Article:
It was probably this piece of mine that precipitated the move—I'm rather popular in certain Georgian provinces, you see—but last night authorities in Tbilisi, under the cover darkness, decided to remove the giant statue of Josif Djugashvili (a.k.a. Stalin) from downtown Gori, the former Soviet dictator's hometown. Every member of the Georgian government that I spoke with last month wanted the statue removed, though were worried about causing offense to those who love mass-murdering tyrants. One official told me—later confirmed by a second official for a different department—that the Saakashvili government even enlisted their mortal enemy in trying to expunge ol' Koba from Gori, as I explained last month:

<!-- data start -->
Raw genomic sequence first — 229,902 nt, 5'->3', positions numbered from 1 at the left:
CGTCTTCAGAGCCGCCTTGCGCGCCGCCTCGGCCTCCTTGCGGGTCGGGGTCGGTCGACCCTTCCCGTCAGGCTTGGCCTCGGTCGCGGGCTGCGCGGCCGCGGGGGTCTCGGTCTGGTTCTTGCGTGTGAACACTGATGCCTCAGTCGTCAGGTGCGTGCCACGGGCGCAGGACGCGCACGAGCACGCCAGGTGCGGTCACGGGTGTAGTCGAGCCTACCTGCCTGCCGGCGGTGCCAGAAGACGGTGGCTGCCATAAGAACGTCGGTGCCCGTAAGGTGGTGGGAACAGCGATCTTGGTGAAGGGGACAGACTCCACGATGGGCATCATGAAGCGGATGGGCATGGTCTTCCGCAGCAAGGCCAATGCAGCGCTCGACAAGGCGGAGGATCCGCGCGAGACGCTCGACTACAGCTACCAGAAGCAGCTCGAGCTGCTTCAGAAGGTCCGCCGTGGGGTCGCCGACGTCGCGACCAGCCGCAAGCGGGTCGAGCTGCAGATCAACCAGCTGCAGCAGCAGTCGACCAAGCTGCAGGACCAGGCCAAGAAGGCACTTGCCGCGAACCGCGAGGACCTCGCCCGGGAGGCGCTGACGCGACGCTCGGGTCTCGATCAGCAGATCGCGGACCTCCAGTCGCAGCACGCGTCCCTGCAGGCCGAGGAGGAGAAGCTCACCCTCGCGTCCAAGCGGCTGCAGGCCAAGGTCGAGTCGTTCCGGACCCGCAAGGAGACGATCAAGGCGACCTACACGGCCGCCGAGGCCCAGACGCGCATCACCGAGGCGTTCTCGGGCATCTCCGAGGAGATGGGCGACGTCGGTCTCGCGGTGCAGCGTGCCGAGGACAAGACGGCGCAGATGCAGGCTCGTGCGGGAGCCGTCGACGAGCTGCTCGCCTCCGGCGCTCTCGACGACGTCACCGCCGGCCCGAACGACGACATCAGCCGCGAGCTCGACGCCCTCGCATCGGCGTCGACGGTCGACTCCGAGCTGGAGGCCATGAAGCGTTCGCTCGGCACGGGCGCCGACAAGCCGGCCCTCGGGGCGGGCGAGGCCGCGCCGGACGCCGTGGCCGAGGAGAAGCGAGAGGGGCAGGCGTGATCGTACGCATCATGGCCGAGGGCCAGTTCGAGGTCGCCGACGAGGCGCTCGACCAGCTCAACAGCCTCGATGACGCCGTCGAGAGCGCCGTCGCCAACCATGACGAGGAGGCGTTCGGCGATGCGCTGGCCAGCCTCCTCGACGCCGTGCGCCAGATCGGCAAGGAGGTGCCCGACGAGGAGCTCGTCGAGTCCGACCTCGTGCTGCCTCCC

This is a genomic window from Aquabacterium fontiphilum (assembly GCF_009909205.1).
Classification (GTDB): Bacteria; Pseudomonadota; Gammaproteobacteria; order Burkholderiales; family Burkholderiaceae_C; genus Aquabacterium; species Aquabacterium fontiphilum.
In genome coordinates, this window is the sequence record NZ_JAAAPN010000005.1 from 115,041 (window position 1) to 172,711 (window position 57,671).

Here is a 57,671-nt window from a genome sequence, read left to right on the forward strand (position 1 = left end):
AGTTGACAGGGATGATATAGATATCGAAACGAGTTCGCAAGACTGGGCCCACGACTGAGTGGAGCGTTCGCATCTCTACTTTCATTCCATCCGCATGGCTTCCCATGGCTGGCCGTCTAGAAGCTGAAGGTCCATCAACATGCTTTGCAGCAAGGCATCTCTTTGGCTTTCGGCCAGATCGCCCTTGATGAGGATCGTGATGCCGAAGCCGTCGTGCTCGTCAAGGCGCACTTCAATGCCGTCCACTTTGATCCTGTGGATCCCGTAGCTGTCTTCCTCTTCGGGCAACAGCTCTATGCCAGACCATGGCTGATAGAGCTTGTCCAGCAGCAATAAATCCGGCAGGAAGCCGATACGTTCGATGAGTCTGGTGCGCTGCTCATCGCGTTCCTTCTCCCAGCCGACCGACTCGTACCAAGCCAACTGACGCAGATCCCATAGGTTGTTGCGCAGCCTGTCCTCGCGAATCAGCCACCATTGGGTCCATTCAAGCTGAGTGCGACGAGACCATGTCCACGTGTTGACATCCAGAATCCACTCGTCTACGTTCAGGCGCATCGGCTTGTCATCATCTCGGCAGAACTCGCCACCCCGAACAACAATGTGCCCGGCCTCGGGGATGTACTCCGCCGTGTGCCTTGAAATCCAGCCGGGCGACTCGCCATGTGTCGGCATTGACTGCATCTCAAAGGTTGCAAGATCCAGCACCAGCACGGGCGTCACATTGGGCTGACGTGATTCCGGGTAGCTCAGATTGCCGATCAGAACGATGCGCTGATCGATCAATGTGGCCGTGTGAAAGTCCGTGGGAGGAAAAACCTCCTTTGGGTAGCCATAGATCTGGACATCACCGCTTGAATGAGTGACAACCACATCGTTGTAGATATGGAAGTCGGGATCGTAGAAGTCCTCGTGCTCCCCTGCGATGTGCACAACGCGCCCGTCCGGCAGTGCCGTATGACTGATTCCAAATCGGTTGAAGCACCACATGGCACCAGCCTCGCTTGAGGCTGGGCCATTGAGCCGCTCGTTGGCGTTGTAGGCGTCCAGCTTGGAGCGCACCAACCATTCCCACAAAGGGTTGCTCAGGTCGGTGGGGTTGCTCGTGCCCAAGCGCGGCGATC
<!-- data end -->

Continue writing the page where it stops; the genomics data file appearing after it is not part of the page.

In the center of Gori, in front of the city hall, stands a hulking gray statue of Stalin, who appears, from a distance, to be wrapped in an ill-fitting winter coat. According to one government official, during the August 2008 war, the Georgian military suggested to their Russian counterparts that, in their shelling of the city, they might train artillery on the Stalin statue, thus solving a contentious political issue. The Russians declined, he sighed, and instead hordes of drunk soldiers made pilgrimages to the statue during the brief occupation of Gori.
More thrilling tales from my trip to Gori here.
The BBC has a list of recent statue removals here. And according to this story, the Georgians plan on replacing the Stalin statue with a memorial for those who died in the August 2008 war with Russia. Here is a video from RFE/RFL of the statue being brought down: